le Vendredi 27 janvier 2023
le Vendredi 19 mars 2021 17:13 | mis à jour le 8 avril 2022 19:21 Tribune-Express (Hawkesbury)

Rogers Communications joins EORN Cell Gap project

  stock photo Pixabay
stock photo Pixabay
Rogers Communications joins the project team to improve cellular phone service throughout all of the Eastern Ontario with project work to start this spring.

“You can’t beat the news we’re giving you,” said J. Murray Jones, chairman for the Eastern Ontario Regional Network (EORN), during a Friday morning media teleconference announcement that Rogers Communications is the private-sector partner in the Cellular Gap Project.

“They’re preparing us for a bright future,” said Jones, adding that Rogers Communications will invest more than $150 million in the $300 million private-public-partnership project to improve mobile broadband service over a five-year period for all of Eastern Ontario. The federal and provincial governments will each provide $71 million to the project with another $10 million coming from the Eastern Ontario Wardens Caucus (EOWC), which represents 13 regional governments and their member municipalities in Eastern Ontario.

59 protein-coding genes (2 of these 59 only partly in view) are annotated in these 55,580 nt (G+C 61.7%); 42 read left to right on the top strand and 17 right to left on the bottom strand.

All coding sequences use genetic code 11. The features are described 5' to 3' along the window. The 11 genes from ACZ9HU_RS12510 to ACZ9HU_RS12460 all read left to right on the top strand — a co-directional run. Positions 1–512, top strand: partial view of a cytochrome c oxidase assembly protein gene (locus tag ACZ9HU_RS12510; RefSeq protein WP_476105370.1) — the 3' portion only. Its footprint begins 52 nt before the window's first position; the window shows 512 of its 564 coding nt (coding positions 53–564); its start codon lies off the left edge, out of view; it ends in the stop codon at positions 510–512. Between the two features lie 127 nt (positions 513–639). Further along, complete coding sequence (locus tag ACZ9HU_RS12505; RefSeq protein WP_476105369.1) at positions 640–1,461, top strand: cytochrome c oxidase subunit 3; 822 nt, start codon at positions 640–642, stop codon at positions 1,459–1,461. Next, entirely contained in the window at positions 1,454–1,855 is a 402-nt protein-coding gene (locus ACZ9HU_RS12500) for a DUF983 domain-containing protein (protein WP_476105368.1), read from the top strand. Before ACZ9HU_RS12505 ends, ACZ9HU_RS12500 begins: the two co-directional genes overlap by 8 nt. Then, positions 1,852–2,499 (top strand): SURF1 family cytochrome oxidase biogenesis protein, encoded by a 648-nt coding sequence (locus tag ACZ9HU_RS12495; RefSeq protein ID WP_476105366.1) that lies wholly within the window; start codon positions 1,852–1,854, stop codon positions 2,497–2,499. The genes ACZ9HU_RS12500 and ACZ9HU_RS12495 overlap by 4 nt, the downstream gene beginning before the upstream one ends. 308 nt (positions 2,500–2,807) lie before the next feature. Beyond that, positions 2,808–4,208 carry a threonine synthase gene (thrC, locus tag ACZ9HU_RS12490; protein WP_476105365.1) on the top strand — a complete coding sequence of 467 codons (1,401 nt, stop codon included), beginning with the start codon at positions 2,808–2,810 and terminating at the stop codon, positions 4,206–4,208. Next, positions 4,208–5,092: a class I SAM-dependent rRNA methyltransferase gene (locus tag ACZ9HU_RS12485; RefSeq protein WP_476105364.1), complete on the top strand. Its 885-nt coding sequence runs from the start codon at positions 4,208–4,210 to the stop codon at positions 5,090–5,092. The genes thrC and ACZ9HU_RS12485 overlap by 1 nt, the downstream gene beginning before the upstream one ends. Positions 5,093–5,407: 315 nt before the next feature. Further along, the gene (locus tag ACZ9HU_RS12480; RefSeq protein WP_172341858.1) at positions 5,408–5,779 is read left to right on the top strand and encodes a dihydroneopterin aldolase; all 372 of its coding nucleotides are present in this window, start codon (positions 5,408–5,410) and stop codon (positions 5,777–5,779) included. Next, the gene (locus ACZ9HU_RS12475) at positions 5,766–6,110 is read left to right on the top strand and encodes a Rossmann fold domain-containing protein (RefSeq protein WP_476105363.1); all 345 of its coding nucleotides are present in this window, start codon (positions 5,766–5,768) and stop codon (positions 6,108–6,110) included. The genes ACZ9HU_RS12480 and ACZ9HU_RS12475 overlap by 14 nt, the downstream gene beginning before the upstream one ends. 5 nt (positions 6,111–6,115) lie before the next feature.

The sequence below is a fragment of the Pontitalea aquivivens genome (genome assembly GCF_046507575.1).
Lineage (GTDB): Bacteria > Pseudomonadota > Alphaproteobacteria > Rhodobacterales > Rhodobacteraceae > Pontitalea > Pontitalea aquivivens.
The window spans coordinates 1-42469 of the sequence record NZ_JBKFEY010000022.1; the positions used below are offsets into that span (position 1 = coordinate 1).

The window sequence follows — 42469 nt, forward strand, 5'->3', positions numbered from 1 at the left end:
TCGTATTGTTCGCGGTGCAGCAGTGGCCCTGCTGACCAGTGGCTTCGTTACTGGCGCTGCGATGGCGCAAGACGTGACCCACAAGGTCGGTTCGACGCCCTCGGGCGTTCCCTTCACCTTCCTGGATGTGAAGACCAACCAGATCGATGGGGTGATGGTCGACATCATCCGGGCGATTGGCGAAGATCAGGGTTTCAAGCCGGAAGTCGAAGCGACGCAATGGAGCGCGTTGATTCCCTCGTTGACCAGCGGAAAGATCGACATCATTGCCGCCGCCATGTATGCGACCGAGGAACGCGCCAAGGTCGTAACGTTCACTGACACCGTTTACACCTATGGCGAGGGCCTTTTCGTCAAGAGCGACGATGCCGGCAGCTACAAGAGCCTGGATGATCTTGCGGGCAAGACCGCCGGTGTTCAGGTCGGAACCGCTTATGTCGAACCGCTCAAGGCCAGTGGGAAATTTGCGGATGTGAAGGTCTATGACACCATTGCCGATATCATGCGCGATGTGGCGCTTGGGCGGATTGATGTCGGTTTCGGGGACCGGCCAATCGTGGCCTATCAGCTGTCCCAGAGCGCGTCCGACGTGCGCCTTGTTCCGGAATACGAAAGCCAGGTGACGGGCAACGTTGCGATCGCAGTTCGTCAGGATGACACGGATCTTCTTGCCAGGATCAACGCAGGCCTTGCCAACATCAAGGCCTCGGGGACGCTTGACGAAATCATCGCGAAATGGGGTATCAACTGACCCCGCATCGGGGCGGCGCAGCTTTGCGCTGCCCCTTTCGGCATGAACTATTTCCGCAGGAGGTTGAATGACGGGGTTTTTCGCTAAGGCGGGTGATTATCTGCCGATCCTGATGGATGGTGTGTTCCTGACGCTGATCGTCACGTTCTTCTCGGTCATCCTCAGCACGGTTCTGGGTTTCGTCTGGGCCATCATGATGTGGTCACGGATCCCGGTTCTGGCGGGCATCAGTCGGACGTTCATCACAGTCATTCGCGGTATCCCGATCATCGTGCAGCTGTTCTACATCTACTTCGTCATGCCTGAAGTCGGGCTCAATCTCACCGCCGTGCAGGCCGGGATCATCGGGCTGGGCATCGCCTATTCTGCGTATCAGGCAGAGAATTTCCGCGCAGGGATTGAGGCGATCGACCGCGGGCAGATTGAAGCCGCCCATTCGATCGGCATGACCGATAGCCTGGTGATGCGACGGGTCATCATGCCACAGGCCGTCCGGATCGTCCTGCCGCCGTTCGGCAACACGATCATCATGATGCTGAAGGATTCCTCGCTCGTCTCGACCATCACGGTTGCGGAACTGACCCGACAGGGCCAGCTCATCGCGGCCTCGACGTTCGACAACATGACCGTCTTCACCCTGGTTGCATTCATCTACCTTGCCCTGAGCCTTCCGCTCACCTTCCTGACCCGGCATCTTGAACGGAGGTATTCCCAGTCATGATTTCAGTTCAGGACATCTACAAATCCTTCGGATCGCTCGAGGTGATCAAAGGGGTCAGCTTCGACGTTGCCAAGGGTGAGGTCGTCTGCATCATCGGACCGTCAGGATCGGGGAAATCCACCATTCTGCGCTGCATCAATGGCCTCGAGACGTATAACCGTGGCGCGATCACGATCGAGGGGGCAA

EORN has lobbied for several years for its Cellular Gap project as a critical need to both improve local access to mobile broadband for economic development and community support and also to ensure public safety by eliminating “dead zones” for cell phone service that create problems for emergency services like paramedics, police, or fire departments.

“The people of Eastern Ontario need dependable connectivity that others take for granted,” said Dean Prevost, Rogers Communications spokesman. “It’s a ‘need to have’. It’s a ‘must have’.”

Prevost noted that the company will begin this spring to upgrade more than 300 cell towers already in place throughout Eastern Ontario to provide better, faster, and more secure mobile service. By 2025 the company will also have installed 350 new cell towers to expand cellular service coverage throughout the region.

“By the end of this year,” said Prevost, “people will see improved service.”